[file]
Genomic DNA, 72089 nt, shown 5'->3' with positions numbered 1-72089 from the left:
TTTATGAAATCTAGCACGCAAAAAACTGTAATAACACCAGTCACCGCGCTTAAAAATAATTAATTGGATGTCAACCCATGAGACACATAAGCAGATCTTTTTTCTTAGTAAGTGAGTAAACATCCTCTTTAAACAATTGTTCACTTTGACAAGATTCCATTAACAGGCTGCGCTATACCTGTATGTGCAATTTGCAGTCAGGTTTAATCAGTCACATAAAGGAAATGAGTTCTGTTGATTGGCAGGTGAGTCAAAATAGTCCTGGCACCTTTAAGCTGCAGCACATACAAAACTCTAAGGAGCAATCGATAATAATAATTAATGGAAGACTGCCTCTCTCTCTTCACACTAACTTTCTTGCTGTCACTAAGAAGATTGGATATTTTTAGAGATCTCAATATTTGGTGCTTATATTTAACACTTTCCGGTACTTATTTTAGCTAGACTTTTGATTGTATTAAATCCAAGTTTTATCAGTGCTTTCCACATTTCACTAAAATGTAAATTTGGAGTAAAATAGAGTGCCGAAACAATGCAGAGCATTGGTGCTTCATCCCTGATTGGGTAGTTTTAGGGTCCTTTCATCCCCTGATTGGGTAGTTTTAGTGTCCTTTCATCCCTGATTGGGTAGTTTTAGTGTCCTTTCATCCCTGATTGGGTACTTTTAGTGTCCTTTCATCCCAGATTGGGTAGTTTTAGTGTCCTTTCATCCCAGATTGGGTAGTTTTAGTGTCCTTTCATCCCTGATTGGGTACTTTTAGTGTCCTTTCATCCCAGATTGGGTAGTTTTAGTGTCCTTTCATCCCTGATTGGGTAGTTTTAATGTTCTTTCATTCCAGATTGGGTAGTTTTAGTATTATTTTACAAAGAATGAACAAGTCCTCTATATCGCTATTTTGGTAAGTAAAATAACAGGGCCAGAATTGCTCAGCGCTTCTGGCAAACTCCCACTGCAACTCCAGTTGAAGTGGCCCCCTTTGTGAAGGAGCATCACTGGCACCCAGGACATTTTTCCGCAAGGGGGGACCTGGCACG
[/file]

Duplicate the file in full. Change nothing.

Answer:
Genomic DNA, 72089 nt, shown 5'->3' with positions numbered 1-72089 from the left:
TTTATGAAATCTAGCACGCAAAAAACTGTAATAACACCAGTCACCGCGCTTAAAAATAATTAATTGGATGTCAACCCATGAGACACATAAGCAGATCTTTTTTCTTAGTAAGTGAGTAAACATCCTCTTTAAACAATTGTTCACTTTGACAAGATTCCATTAACAGGCTGCGCTATACCTGTATGTGCAATTTGCAGTCAGGTTTAATCAGTCACATAAAGGAAATGAGTTCTGTTGATTGGCAGGTGAGTCAAAATAGTCCTGGCACCTTTAAGCTGCAGCACATACAAAACTCTAAGGAGCAATCGATAATAATAATTAATGGAAGACTGCCTCTCTCTCTTCACACTAACTTTCTTGCTGTCACTAAGAAGATTGGATATTTTTAGAGATCTCAATATTTGGTGCTTATATTTAACACTTTCCGGTACTTATTTTAGCTAGACTTTTGATTGTATTAAATCCAAGTTTTATCAGTGCTTTCCACATTTCACTAAAATGTAAATTTGGAGTAAAATAGAGTGCCGAAACAATGCAGAGCATTGGTGCTTCATCCCTGATTGGGTAGTTTTAGGGTCCTTTCATCCCCTGATTGGGTAGTTTTAGTGTCCTTTCATCCCTGATTGGGTAGTTTTAGTGTCCTTTCATCCCTGATTGGGTACTTTTAGTGTCCTTTCATCCCAGATTGGGTAGTTTTAGTGTCCTTTCATCCCAGATTGGGTAGTTTTAGTGTCCTTTCATCCCTGATTGGGTACTTTTAGTGTCCTTTCATCCCAGATTGGGTAGTTTTAGTGTCCTTTCATCCCTGATTGGGTAGTTTTAATGTTCTTTCATTCCAGATTGGGTAGTTTTAGTATTATTTTACAAAGAATGAACAAGTCCTCTATATCGCTATTTTGGTAAGTAAAATAACAGGGCCAGAATTGCTCAGCGCTTCTGGCAAACTCCCACTGCAACTCCAGTTGAAGTGGCCCCCTTTGTGAAGGAGCATCACTGGCACCCAGGACATTTTTCCGCAAGGGGGGACCTGGCACG